American Milkshake | Review
It’s Better Than Yours: Andalman & Munro’s Vanilla Debut
While attempting to earnestly engage us with a depiction of mid-90s urban envy from the privileged point of view, whilst subtlety (at least as much as it probably can be) conveying an ignorant and racist streak lurking behind the naive intentions of its protagonist, American Milkshake, the directorial debut of David Andalman and Mariko Munro, fails to consistently engage us with its anemic narrative. While on paper, the directors, expanding from a short film, potentially have a daringly unique project on their hands, the end product reveals itself to be merely another depiction of the white heterosexual male reinventing himself by mimicking prized attributes of his black male peers and exploiting women for his own sexual needs and/or social status.
It’s 1995 in the suburbs outside of Washington, D.C., and high school senior Jolie Jolson (Tyler Ross) idolizes Tupac and wishes for nothing more than to make the varsity basketball team and thus become associated with the coolest kids in school, the black guys that live in the projects. A magnet student, his own existence as the descendent of silent film star Al Jolson, famed for his minstrel act and his current comfortable home life and has thus exacerbated his current life dream. Jolie is secretly carrying on a highly charged sexual relationship with Henrietta (Shareeka Epps), who is pregnant with someone else’s child (which he admiringly refers to as thugged out) and is flunking her math courses as an act of rebellion. Jolie isn’t the father, but he is paid by her adopted white parents to tutor her.
Henrietta’s participation in a sex tape in order to secure funds for an abortion quickly sees her becoming the school pariah, forcing Jolie to keep their relationship secret. The arrest of one of the varsity team players soon sees a spot open for Jolie on the team, though the angry coach (Danny Burstein) keeps him on the bench. As his status as team member elevates his social standing amongst his peers, he begins to date a pretty white cheerleader, whose other boyfriend starts to beat up Jolie’s best friend, Haroon (Eshan Bay) in response. Suddenly, Jolie finds himself in a sticky situation, trying to balance his two girlfriends and find a way to actually get on the court. Good thing luck usually seems to be in his favor.
While it comes as no surprise that Phase 4 Films and Kevin Smith’s acquisition of American Milkshake (previously titled Milkshake upon its premiere at the 2013 Sundance Film Festival) inspired Smith to cite the film as similar to his own adolescent experiences yearning to be accepted as a member of urban sensibility, Jolie Jolson, though earnestly portrayed by actor Tyler Ross, isn’t a well-developed character. His insistent omniscient narration demands that we realize him as such, and is a convenient way to let us inside his monotonous head, but he remains a vaguely despicable figure. The flourish of making him the great grandson of silent film star Al Jolson, a performer infamous for his minstrel act in blackface, is a gimmicky hook, and half baked, to say the least. How ironic that the descendent of the first film star famed for his exploitation of blacks should want for nothing but to be as cool as the black kids at school. My, wouldn’t Paul Mooney have a field day.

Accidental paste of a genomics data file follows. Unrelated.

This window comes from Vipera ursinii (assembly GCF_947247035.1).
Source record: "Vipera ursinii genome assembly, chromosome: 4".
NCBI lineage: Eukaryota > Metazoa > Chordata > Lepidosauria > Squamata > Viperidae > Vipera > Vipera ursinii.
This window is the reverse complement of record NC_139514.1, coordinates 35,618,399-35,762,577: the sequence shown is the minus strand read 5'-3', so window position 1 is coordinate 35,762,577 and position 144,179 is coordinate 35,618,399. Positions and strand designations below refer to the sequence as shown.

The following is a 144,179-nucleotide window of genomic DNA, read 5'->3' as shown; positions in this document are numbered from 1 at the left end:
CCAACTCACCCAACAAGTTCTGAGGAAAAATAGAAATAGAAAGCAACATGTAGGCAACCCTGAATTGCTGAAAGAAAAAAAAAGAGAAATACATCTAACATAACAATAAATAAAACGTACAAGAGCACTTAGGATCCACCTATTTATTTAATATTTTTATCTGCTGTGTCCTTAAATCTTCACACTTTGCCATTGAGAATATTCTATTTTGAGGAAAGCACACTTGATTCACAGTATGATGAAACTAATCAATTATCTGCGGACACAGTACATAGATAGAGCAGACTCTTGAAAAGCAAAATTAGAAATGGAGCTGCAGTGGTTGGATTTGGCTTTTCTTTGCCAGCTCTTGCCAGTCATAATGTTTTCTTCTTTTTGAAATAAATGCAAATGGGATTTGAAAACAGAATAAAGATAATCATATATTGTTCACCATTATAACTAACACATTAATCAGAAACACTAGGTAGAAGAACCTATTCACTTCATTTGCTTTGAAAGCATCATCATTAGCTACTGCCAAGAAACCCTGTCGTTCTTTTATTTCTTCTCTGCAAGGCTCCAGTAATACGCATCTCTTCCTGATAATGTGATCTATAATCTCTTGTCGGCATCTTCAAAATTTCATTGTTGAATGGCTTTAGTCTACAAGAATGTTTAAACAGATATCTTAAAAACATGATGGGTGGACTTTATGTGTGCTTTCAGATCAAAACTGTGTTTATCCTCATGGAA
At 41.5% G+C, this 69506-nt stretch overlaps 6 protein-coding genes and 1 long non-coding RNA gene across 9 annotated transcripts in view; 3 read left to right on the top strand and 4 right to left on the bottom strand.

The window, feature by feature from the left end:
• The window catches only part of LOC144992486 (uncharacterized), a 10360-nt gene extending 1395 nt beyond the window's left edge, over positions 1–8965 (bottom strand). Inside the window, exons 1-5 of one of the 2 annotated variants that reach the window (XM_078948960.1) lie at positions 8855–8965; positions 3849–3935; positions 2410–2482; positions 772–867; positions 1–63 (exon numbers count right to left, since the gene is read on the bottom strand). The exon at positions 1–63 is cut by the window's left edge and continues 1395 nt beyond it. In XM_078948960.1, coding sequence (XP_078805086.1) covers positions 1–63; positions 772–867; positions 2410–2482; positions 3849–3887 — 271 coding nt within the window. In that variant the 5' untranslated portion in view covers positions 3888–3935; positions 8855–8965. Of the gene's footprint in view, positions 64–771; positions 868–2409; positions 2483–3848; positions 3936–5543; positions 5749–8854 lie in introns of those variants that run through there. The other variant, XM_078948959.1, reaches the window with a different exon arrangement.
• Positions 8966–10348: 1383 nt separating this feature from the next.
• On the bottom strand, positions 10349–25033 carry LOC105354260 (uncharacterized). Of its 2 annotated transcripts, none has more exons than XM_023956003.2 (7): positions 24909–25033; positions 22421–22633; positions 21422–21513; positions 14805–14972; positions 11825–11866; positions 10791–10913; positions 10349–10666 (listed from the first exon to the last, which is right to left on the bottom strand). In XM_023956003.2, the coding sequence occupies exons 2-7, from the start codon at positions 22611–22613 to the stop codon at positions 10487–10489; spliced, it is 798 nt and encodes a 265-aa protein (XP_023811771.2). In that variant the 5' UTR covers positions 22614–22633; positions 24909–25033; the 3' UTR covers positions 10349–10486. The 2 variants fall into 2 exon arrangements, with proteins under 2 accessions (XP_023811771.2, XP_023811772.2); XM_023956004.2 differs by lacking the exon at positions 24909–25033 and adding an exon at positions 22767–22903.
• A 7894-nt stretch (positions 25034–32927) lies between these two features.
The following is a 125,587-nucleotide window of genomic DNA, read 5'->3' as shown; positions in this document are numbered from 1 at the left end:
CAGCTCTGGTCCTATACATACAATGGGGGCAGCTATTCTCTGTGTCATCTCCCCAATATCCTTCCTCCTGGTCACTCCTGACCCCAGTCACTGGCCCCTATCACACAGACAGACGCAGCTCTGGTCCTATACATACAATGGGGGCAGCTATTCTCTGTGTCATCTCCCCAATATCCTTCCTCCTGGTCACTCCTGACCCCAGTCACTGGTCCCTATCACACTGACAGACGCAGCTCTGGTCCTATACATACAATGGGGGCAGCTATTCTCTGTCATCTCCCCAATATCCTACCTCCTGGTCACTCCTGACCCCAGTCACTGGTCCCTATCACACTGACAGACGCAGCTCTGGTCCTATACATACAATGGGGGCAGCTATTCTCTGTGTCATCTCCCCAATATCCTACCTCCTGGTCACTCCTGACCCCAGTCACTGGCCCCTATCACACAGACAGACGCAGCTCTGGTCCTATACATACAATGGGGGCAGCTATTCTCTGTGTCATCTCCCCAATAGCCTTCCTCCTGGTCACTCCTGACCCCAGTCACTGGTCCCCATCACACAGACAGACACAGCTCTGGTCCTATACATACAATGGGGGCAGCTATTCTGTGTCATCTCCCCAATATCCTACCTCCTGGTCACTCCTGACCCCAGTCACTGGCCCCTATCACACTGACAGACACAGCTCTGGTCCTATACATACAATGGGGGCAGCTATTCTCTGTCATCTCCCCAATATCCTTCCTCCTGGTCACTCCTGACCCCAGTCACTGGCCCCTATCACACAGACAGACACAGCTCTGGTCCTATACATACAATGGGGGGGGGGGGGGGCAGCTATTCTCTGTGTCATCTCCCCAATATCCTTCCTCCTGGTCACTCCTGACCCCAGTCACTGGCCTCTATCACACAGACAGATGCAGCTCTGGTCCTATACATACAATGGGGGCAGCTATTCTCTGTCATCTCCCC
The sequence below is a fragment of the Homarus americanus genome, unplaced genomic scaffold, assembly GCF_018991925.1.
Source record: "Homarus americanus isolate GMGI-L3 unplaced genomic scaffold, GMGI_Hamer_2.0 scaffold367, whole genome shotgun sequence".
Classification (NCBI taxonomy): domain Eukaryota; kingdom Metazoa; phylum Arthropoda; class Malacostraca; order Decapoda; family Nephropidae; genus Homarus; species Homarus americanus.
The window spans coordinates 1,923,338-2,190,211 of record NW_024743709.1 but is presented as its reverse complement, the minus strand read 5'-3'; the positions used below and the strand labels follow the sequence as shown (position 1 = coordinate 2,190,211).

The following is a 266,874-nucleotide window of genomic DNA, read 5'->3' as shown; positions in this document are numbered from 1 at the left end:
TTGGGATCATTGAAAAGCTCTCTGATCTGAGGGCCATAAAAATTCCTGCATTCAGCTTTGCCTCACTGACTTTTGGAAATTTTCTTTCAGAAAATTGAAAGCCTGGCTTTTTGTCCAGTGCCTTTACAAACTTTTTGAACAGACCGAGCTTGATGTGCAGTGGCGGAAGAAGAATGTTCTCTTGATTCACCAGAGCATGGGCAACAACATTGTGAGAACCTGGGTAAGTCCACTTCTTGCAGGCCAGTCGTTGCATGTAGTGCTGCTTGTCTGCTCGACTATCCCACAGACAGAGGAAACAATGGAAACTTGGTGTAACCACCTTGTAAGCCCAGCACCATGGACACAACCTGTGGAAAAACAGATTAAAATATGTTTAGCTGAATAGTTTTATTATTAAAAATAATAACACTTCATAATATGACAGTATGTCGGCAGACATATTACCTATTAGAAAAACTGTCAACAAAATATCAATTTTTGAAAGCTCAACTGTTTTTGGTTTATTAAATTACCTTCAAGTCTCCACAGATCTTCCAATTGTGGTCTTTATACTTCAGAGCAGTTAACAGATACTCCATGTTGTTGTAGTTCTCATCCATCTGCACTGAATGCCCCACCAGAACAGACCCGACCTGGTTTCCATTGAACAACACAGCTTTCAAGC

Paired with Jolie’s misogynistic treatment of his dueling girlfriends, at least American Milkshake nails its awkward treatment of social norms as bluntly as the period it depicts, replete with mid-90’s texture as it utilizes snippets of the O.J. Simpson trial, posters of Todd Solondz’s Welcome to the Dollhouse and the inclusion of Leo Fitzpatrick in the cast, whose notorious turn in Kids was hitting theaters about the time this was set. Its multiple references aside, the film’s saving grace is a melancholy performance from Shareeka Epps, a vivacious ball of fury whose character is as desperately mistreated as Rochester’s crazy first wife in Jane Eyre, the foreign other locked in the walls.
While operating with lukewarm conviction throughout, one gets the sense that Andalman and Munro wished to tantalize but not overwhelm with controversial subject matter. The result is a rather mediocre endeavor that’s own self-awareness detracts from the blasé finale. Both girlfriends point out the inherent racism of Jolie’s comments, who simply shrugs off their criticism. The only lesson to be learned is that blissful ignorance is the overriding factor involved in appropriating useful characteristics of others for our gain and either being judgmental or dismissive of everything else.
Perhaps Andalman & Munro weren’t intending to make a film about the inherent and unbreachable naiveté associated with a white worldview, but we leave Jolie Jolson at the end credits about as hopelessly clueless as when we found him, his life not quite like the Tupac song he wishes it would be. And all that jazz.